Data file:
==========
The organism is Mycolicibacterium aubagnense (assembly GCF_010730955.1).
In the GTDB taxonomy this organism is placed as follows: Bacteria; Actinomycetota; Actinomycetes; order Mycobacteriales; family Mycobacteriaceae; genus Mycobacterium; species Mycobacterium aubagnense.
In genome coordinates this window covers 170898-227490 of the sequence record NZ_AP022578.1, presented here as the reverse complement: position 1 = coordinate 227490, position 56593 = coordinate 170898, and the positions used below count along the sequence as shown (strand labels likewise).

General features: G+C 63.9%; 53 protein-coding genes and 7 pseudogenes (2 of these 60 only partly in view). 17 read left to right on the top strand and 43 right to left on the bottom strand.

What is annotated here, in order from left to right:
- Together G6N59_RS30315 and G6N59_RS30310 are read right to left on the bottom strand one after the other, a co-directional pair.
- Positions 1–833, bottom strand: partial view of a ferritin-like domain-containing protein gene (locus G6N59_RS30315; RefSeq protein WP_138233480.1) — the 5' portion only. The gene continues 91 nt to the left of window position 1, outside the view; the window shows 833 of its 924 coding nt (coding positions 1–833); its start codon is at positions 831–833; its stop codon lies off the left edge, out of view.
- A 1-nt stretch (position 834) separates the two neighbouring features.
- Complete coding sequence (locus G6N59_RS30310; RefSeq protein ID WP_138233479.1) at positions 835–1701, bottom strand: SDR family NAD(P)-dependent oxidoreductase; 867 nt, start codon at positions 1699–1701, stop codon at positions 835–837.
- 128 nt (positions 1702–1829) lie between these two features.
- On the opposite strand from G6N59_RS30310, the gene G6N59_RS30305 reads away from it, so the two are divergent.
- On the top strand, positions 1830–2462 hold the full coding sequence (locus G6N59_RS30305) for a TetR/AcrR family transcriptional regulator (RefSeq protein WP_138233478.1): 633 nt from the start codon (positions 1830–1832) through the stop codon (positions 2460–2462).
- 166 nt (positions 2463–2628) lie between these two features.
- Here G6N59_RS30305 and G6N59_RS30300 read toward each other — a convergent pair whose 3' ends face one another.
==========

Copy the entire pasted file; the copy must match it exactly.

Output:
The organism is Mycolicibacterium aubagnense (assembly GCF_010730955.1).
In the GTDB taxonomy this organism is placed as follows: Bacteria; Actinomycetota; Actinomycetes; order Mycobacteriales; family Mycobacteriaceae; genus Mycobacterium; species Mycobacterium aubagnense.
In genome coordinates this window covers 170898-227490 of the sequence record NZ_AP022578.1, presented here as the reverse complement: position 1 = coordinate 227490, position 56593 = coordinate 170898, and the positions used below count along the sequence as shown (strand labels likewise).

General features: G+C 63.9%; 53 protein-coding genes and 7 pseudogenes (2 of these 60 only partly in view). 17 read left to right on the top strand and 43 right to left on the bottom strand.

What is annotated here, in order from left to right:
- Together G6N59_RS30315 and G6N59_RS30310 are read right to left on the bottom strand one after the other, a co-directional pair.
- Positions 1–833, bottom strand: partial view of a ferritin-like domain-containing protein gene (locus G6N59_RS30315; RefSeq protein WP_138233480.1) — the 5' portion only. The gene continues 91 nt to the left of window position 1, outside the view; the window shows 833 of its 924 coding nt (coding positions 1–833); its start codon is at positions 831–833; its stop codon lies off the left edge, out of view.
- A 1-nt stretch (position 834) separates the two neighbouring features.
- Complete coding sequence (locus G6N59_RS30310; RefSeq protein ID WP_138233479.1) at positions 835–1701, bottom strand: SDR family NAD(P)-dependent oxidoreductase; 867 nt, start codon at positions 1699–1701, stop codon at positions 835–837.
- 128 nt (positions 1702–1829) lie between these two features.
- On the opposite strand from G6N59_RS30310, the gene G6N59_RS30305 reads away from it, so the two are divergent.
- On the top strand, positions 1830–2462 hold the full coding sequence (locus G6N59_RS30305) for a TetR/AcrR family transcriptional regulator (RefSeq protein WP_138233478.1): 633 nt from the start codon (positions 1830–1832) through the stop codon (positions 2460–2462).
- 166 nt (positions 2463–2628) lie between these two features.
- Here G6N59_RS30305 and G6N59_RS30300 read toward each other — a convergent pair whose 3' ends face one another.